Boundary object use in cross-cultural software development teams
Barrett, M. and Oborn, Eivor. (2010) Boundary object use in cross-cultural software development teams. Human Relations, Vol.63 (No.8). pp. 1199-1221. ISSN 0018-7267Full text not available from this repository.
Official URL: http://dx.doi.org/10.1177/0018726709355657
This article examines the evolving use of boundary objects in cross-cultural software teams. Our field study of a Jamaican-Indian team examines the use of software specifications and project management tools as boundary objects in facilitating sharing across knowledge boundaries. We examine how and why the role and use of boundary objects may facilitate collaboration across knowledge boundaries at one time and contribute to conflict at other times. We unpack the interacting elements that both facilitate and constrain knowledge sharing, and trigger conflicts at different stages of the software team development. Specifically, we found that the use of boundary objects at transitions involving definitional control and the subsequent redistribution of power/authority may inhibit knowledge sharing. The subsequent reifying of cultural boundaries along with negative stereotyping led to relational conflict, through a process we call culturizing , as cross-cultural differences emerged as problematic for team dynamics.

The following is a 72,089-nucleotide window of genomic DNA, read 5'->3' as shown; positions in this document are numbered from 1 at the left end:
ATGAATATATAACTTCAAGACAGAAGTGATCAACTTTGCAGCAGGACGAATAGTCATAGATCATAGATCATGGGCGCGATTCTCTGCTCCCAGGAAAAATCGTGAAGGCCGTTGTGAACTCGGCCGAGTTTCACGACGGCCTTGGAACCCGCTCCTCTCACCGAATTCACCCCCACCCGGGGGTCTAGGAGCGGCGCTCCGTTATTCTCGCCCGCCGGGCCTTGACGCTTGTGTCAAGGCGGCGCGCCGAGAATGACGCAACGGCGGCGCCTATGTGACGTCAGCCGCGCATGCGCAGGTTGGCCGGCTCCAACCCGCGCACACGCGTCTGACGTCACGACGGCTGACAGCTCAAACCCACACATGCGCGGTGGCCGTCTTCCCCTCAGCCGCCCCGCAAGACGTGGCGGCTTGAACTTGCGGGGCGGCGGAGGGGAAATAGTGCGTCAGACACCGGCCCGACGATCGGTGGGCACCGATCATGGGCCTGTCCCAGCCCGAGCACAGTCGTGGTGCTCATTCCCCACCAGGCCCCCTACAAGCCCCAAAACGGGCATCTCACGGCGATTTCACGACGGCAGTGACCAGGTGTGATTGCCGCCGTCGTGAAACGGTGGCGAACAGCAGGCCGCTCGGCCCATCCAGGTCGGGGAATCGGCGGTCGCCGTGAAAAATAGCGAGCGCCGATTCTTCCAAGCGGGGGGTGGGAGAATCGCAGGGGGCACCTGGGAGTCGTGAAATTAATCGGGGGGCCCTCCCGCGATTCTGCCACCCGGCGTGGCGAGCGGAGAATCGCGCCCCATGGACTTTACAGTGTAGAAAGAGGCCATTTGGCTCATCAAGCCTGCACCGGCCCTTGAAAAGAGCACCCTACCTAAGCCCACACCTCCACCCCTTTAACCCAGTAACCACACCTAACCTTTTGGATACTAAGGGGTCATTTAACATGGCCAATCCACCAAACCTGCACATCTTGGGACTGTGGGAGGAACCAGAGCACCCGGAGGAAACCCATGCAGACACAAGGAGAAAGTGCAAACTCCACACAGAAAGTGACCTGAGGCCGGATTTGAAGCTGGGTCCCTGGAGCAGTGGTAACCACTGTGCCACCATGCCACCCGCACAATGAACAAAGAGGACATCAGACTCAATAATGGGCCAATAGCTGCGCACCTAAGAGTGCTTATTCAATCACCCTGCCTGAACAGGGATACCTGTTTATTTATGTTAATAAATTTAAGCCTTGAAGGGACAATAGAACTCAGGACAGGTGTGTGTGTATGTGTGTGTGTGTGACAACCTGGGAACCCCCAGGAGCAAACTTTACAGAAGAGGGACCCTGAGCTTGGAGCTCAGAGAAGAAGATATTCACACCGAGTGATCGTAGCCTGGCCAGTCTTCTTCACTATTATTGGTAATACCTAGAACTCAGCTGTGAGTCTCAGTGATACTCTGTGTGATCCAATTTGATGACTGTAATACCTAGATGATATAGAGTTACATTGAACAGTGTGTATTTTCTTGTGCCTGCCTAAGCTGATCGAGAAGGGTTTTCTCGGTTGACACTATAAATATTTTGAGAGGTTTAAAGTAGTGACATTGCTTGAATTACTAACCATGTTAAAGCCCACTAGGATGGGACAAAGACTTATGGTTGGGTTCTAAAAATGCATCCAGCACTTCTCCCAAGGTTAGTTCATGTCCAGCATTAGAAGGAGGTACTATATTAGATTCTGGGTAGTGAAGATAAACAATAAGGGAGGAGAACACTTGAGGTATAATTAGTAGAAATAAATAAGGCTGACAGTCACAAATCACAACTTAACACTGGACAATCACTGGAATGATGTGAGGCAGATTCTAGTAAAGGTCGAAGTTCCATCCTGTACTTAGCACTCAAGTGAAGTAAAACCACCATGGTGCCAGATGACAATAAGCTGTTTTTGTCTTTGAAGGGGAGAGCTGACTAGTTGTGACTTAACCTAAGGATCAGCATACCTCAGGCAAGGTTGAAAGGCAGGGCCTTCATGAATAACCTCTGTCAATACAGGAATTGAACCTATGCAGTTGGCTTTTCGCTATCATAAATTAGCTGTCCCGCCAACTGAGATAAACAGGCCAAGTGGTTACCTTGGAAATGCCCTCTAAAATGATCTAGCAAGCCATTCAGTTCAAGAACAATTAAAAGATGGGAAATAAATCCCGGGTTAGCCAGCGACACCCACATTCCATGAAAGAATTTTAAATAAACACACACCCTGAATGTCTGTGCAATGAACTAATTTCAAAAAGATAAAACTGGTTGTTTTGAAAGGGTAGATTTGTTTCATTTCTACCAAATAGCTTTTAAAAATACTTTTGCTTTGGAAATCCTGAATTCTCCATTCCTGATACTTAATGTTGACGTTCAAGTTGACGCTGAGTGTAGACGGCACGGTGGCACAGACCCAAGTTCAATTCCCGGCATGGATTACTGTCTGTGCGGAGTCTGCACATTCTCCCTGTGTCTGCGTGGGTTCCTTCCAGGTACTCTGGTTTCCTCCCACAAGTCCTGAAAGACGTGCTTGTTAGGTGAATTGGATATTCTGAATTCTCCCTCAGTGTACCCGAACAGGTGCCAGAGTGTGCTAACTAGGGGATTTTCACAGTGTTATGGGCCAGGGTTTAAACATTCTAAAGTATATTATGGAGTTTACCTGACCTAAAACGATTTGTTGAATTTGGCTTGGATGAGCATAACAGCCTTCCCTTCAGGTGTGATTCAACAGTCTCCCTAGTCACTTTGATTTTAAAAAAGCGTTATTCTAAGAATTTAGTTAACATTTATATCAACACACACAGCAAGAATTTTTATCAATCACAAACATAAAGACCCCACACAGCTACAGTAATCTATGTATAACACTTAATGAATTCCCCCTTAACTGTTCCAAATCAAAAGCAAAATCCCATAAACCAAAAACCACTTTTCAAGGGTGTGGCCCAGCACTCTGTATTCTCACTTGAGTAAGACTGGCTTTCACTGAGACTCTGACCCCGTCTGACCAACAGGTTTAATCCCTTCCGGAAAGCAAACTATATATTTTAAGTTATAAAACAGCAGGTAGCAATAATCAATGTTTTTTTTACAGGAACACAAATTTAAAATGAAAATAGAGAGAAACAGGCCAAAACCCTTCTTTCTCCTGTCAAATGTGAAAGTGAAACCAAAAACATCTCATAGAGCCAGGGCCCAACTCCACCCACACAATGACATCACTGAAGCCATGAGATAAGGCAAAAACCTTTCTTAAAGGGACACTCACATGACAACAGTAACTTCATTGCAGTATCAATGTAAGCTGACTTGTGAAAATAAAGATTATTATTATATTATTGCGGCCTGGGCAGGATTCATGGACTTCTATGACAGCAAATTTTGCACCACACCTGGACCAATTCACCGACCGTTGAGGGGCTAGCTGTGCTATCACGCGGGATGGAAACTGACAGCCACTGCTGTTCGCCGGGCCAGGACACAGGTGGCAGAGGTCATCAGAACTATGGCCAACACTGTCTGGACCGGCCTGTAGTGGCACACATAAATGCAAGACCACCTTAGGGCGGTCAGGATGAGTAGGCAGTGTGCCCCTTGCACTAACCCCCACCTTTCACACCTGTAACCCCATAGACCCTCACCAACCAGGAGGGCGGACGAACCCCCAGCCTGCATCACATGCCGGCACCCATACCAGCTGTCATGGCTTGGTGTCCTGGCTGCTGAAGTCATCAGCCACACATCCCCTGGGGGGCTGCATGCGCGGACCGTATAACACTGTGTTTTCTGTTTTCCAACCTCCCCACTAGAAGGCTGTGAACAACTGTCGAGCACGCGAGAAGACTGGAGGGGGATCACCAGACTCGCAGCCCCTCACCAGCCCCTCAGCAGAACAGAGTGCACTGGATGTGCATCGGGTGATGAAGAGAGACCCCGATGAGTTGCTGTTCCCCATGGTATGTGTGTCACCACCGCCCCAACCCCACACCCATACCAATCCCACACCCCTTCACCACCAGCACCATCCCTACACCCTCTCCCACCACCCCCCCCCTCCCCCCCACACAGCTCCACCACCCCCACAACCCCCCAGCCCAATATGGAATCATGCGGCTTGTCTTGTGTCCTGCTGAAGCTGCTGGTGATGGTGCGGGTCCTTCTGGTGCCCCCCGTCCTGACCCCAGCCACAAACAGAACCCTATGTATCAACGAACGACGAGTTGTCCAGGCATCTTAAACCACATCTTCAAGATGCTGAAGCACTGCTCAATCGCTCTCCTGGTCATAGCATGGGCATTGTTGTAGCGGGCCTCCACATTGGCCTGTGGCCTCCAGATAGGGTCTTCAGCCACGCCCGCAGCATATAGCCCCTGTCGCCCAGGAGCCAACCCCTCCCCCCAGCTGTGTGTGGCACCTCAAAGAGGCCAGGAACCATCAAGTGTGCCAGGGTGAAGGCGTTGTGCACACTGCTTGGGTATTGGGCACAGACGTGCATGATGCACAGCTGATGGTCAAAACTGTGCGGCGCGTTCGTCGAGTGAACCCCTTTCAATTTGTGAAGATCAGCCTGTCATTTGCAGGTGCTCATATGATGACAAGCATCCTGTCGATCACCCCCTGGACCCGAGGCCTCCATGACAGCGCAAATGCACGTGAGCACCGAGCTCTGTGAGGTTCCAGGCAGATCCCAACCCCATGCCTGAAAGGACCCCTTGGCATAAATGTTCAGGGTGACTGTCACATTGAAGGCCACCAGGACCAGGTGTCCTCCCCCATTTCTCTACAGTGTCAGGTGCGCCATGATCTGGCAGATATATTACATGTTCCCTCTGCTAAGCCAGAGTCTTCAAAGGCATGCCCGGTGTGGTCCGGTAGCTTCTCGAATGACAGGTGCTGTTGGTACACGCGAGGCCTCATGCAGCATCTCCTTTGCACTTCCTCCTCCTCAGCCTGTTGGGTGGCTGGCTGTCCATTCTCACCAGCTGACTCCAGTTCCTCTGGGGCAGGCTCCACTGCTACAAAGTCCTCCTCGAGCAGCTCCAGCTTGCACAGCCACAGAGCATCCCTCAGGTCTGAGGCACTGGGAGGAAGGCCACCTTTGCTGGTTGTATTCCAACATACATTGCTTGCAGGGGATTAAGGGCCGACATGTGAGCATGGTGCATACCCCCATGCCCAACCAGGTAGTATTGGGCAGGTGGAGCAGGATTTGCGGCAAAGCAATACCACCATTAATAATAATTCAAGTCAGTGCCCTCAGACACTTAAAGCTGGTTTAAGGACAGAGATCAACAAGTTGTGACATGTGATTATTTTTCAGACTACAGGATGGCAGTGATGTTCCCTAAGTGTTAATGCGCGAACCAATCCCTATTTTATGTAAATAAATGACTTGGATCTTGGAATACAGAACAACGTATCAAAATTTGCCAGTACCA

|Item Type:||Journal Article|
|Divisions:||Faculty of Social Sciences > Warwick Business School > Entrepreneurship, Innovation & Management
Faculty of Social Sciences > Warwick Business School
|Journal or Publication Title:||Human Relations|
|Publisher:||Sage Publications Ltd.|
|Page Range:||pp. 1199-1221|
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